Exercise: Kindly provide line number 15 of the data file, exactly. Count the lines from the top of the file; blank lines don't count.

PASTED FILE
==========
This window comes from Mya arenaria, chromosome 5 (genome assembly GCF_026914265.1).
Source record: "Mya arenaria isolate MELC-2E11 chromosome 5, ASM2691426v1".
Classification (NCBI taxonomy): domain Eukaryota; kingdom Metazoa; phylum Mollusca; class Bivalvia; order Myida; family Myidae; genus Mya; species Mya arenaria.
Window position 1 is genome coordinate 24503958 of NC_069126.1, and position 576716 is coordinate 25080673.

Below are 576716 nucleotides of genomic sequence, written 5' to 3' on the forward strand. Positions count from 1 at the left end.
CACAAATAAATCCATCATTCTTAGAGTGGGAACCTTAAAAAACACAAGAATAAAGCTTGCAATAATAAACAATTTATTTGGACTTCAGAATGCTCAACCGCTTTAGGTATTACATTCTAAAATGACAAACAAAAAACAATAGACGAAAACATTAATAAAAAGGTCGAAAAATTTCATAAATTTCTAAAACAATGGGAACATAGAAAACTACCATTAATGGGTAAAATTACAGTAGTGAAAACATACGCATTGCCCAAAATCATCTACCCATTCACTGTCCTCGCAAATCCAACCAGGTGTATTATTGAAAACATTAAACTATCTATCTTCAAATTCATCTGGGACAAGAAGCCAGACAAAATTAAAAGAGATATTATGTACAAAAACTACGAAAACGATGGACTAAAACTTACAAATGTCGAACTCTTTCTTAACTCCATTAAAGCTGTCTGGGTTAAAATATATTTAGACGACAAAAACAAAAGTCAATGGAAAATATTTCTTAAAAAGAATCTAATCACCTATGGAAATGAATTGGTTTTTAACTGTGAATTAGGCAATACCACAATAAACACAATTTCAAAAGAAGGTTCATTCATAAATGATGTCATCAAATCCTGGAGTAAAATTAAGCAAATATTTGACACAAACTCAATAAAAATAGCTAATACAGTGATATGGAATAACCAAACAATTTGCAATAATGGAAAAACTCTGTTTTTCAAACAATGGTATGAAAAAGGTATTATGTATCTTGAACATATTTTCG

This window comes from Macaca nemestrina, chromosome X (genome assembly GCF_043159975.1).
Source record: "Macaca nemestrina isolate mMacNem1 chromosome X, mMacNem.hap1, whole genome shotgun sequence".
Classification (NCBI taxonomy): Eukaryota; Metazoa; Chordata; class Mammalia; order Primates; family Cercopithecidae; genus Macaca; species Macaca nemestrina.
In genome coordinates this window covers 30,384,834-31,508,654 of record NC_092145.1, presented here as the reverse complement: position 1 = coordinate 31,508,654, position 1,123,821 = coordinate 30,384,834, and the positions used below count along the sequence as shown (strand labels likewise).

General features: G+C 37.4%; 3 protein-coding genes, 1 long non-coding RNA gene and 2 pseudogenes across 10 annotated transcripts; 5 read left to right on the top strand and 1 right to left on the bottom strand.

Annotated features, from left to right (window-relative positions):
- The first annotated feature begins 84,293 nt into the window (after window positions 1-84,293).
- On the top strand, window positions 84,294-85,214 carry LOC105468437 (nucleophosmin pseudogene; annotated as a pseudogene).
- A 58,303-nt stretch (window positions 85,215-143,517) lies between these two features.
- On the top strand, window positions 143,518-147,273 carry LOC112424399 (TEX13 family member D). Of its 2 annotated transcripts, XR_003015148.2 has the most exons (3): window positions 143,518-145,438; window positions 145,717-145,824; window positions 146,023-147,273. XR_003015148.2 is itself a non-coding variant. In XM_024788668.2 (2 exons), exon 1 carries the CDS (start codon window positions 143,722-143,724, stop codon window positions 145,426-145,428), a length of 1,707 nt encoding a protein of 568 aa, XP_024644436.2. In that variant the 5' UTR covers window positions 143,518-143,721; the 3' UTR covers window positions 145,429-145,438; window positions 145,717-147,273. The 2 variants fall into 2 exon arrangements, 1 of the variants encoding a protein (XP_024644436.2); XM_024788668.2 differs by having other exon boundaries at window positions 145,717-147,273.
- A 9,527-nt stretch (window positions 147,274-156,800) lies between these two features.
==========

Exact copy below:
- A 58,303-nt stretch (window positions 85,215-143,517) lies between these two features.